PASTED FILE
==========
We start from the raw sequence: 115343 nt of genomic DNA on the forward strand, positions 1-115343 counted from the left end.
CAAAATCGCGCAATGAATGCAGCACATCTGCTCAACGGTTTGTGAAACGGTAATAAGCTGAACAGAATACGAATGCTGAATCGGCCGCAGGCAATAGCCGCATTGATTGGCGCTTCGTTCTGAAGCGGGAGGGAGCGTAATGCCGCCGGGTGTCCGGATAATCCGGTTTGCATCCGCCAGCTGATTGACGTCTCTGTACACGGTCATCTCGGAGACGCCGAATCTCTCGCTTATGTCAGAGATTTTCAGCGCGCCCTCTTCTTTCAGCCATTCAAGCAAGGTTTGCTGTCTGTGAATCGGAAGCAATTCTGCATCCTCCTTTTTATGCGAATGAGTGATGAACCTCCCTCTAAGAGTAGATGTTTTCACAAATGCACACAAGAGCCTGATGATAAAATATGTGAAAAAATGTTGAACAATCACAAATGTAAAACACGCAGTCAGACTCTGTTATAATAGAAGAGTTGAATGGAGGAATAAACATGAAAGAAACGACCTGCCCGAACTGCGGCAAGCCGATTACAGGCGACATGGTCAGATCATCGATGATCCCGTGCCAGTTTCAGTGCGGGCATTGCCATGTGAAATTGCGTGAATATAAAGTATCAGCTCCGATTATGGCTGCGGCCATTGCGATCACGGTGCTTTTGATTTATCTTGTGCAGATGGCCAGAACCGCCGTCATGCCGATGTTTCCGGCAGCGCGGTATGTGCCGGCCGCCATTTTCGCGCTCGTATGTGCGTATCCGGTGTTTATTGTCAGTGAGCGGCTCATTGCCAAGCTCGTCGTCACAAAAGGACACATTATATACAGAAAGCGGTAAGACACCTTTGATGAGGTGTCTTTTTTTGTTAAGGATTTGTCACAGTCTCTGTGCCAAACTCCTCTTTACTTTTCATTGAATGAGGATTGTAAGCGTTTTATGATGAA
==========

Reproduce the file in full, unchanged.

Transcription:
We start from the raw sequence: 115343 nt of genomic DNA on the forward strand, positions 1-115343 counted from the left end.
CAAAATCGCGCAATGAATGCAGCACATCTGCTCAACGGTTTGTGAAACGGTAATAAGCTGAACAGAATACGAATGCTGAATCGGCCGCAGGCAATAGCCGCATTGATTGGCGCTTCGTTCTGAAGCGGGAGGGAGCGTAATGCCGCCGGGTGTCCGGATAATCCGGTTTGCATCCGCCAGCTGATTGACGTCTCTGTACACGGTCATCTCGGAGACGCCGAATCTCTCGCTTATGTCAGAGATTTTCAGCGCGCCCTCTTCTTTCAGCCATTCAAGCAAGGTTTGCTGTCTGTGAATCGGAAGCAATTCTGCATCCTCCTTTTTATGCGAATGAGTGATGAACCTCCCTCTAAGAGTAGATGTTTTCACAAATGCACACAAGAGCCTGATGATAAAATATGTGAAAAAATGTTGAACAATCACAAATGTAAAACACGCAGTCAGACTCTGTTATAATAGAAGAGTTGAATGGAGGAATAAACATGAAAGAAACGACCTGCCCGAACTGCGGCAAGCCGATTACAGGCGACATGGTCAGATCATCGATGATCCCGTGCCAGTTTCAGTGCGGGCATTGCCATGTGAAATTGCGTGAATATAAAGTATCAGCTCCGATTATGGCTGCGGCCATTGCGATCACGGTGCTTTTGATTTATCTTGTGCAGATGGCCAGAACCGCCGTCATGCCGATGTTTCCGGCAGCGCGGTATGTGCCGGCCGCCATTTTCGCGCTCGTATGTGCGTATCCGGTGTTTATTGTCAGTGAGCGGCTCATTGCCAAGCTCGTCGTCACAAAAGGACACATTATATACAGAAAGCGGTAAGACACCTTTGATGAGGTGTCTTTTTTTGTTAAGGATTTGTCACAGTCTCTGTGCCAAACTCCTCTTTACTTTTCATTGAATGAGGATTGTAAGCGTTTTATGATGAA